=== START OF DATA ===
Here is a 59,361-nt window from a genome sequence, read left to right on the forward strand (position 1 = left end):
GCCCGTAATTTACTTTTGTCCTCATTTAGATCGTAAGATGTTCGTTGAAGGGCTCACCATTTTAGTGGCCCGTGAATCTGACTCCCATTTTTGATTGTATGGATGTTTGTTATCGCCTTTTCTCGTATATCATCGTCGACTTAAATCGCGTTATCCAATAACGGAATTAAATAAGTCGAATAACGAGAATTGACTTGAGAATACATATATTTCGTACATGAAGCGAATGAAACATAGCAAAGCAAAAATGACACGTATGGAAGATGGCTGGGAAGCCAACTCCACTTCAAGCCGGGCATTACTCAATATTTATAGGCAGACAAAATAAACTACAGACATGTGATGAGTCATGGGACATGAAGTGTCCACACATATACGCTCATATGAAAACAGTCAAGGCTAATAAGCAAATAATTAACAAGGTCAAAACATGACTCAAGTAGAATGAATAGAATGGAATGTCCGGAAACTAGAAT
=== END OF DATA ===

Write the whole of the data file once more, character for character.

Here is a 59,361-nt window from a genome sequence, read left to right on the forward strand (position 1 = left end):
GCCCGTAATTTACTTTTGTCCTCATTTAGATCGTAAGATGTTCGTTGAAGGGCTCACCATTTTAGTGGCCCGTGAATCTGACTCCCATTTTTGATTGTATGGATGTTTGTTATCGCCTTTTCTCGTATATCATCGTCGACTTAAATCGCGTTATCCAATAACGGAATTAAATAAGTCGAATAACGAGAATTGACTTGAGAATACATATATTTCGTACATGAAGCGAATGAAACATAGCAAAGCAAAAATGACACGTATGGAAGATGGCTGGGAAGCCAACTCCACTTCAAGCCGGGCATTACTCAATATTTATAGGCAGACAAAATAAACTACAGACATGTGATGAGTCATGGGACATGAAGTGTCCACACATATACGCTCATATGAAAACAGTCAAGGCTAATAAGCAAATAATTAACAAGGTCAAAACATGACTCAAGTAGAATGAATAGAATGGAATGTCCGGAAACTAGAAT